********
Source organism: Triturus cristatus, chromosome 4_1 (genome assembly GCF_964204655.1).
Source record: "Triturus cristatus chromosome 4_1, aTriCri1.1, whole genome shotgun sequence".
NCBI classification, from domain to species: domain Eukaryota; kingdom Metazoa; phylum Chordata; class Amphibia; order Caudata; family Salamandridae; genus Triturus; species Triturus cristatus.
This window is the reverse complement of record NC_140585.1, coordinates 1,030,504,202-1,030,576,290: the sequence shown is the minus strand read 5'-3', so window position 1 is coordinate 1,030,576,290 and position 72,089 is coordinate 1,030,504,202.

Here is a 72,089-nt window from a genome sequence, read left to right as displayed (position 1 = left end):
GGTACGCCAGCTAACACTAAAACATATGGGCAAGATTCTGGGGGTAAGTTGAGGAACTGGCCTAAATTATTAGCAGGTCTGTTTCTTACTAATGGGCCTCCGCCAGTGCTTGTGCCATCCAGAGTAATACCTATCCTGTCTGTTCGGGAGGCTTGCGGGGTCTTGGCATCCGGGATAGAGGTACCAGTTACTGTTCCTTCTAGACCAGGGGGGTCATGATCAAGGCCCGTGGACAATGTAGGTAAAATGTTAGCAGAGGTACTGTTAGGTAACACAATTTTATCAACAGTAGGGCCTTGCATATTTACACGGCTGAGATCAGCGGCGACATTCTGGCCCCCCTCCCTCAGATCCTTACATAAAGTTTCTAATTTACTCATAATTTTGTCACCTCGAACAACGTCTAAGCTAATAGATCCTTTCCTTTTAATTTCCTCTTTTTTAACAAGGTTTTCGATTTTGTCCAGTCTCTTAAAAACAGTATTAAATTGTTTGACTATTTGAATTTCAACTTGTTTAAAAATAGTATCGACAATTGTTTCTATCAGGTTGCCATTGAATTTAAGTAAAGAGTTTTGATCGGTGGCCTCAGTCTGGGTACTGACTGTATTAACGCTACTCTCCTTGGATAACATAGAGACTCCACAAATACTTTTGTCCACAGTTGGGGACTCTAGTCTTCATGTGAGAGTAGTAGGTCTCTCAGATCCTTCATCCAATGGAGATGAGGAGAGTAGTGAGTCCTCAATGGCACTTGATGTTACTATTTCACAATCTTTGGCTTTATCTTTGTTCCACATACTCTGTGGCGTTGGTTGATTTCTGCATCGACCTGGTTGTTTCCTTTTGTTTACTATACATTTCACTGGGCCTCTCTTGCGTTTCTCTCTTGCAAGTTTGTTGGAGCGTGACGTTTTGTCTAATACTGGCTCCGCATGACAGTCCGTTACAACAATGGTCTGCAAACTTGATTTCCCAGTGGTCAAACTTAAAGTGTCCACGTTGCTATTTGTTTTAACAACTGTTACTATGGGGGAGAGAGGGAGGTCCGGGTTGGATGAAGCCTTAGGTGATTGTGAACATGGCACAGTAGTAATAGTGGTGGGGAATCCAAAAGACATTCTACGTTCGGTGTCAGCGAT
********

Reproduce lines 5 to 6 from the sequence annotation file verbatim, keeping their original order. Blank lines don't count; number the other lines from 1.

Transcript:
Here is a 72,089-nt window from a genome sequence, read left to right as displayed (position 1 = left end):
GGTACGCCAGCTAACACTAAAACATATGGGCAAGATTCTGGGGGTAAGTTGAGGAACTGGCCTAAATTATTAGCAGGTCTGTTTCTTACTAATGGGCCTCCGCCAGTGCTTGTGCCATCCAGAGTAATACCTATCCTGTCTGTTCGGGAGGCTTGCGGGGTCTTGGCATCCGGGATAGAGGTACCAGTTACTGTTCCTTCTAGACCAGGGGGGTCATGATCAAGGCCCGTGGACAATGTAGGTAAAATGTTAGCAGAGGTACTGTTAGGTAACACAATTTTATCAACAGTAGGGCCTTGCATATTTACACGGCTGAGATCAGCGGCGACATTCTGGCCCCCCTCCCTCAGATCCTTACATAAAGTTTCTAATTTACTCATAATTTTGTCACCTCGAACAACGTCTAAGCTAATAGATCCTTTCCTTTTAATTTCCTCTTTTTTAACAAGGTTTTCGATTTTGTCCAGTCTCTTAAAAACAGTATTAAATTGTTTGACTATTTGAATTTCAACTTGTTTAAAAATAGTATCGACAATTGTTTCTATCAGGTTGCCATTGAATTTAAGTAAAGAGTTTTGATCGGTGGCCTCAGTCTGGGTACTGACTGTATTAACGCTACTCTCCTTGGATAACATAGAGACTCCACAAATACTTTTGTCCACAGTTGGGGACTCTAGTCTTCATGTGAGAGTAGTAGGTCTCTCAGATCCTTCATCCAATGGAGATGAGGAGAGTAGTGAGTCCTCAATGGCACTTGATGTTACTATTTCACAATCTTTGGCTTTATCTTTGTTCCACATACTCTGTGGCGTTGGTTGATTTCTGCATCGACCTGGTTGTTTCCTTTTGTTTACTATACATTTCACTGGGCCTCTCTTGCGTTTCTCTCTTGCAAGTTTGTTGGAGCGTGACGTTTTGTCTAATACTGGCTCCGCATGACAGTCCGTTACAACAATGGTCTGCAAACTTGATTTCCCAGTGGTCAAACTTAAAGTGTCCACGTTGCTATTTGTTTTAACAACTGTTACTATGGGGGAGAGAGGGAGGTCCGGGTTGGATGAAGCCTTAGGTGATTGTGAACATGGCACAGTAGTAATAGTGGTGGGGAATCCAAAAGACATTCTACGTTCGGTGTCAGCGAT